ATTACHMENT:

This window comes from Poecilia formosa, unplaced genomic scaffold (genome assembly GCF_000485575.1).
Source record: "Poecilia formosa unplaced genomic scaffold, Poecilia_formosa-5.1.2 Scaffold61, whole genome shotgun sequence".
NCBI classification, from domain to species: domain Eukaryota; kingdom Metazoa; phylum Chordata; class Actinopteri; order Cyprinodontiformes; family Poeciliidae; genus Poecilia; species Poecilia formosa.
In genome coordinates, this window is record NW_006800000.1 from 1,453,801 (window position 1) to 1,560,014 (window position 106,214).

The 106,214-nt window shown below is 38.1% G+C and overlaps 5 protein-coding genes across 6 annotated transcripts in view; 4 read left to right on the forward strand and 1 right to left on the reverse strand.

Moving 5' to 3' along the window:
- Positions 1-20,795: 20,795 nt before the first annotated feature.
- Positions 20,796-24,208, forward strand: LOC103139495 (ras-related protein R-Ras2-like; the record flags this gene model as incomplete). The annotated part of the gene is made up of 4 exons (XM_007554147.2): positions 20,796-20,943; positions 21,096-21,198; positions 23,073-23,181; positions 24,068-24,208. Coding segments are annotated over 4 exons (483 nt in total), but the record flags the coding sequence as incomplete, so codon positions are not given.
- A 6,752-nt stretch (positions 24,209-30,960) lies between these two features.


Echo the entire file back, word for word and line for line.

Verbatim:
This window comes from Poecilia formosa, unplaced genomic scaffold (genome assembly GCF_000485575.1).
Source record: "Poecilia formosa unplaced genomic scaffold, Poecilia_formosa-5.1.2 Scaffold61, whole genome shotgun sequence".
NCBI classification, from domain to species: domain Eukaryota; kingdom Metazoa; phylum Chordata; class Actinopteri; order Cyprinodontiformes; family Poeciliidae; genus Poecilia; species Poecilia formosa.
In genome coordinates, this window is record NW_006800000.1 from 1,453,801 (window position 1) to 1,560,014 (window position 106,214).

The 106,214-nt window shown below is 38.1% G+C and overlaps 5 protein-coding genes across 6 annotated transcripts in view; 4 read left to right on the forward strand and 1 right to left on the reverse strand.

Moving 5' to 3' along the window:
- Positions 1-20,795: 20,795 nt before the first annotated feature.
- Positions 20,796-24,208, forward strand: LOC103139495 (ras-related protein R-Ras2-like; the record flags this gene model as incomplete). The annotated part of the gene is made up of 4 exons (XM_007554147.2): positions 20,796-20,943; positions 21,096-21,198; positions 23,073-23,181; positions 24,068-24,208. Coding segments are annotated over 4 exons (483 nt in total), but the record flags the coding sequence as incomplete, so codon positions are not given.
- A 6,752-nt stretch (positions 24,209-30,960) lies between these two features.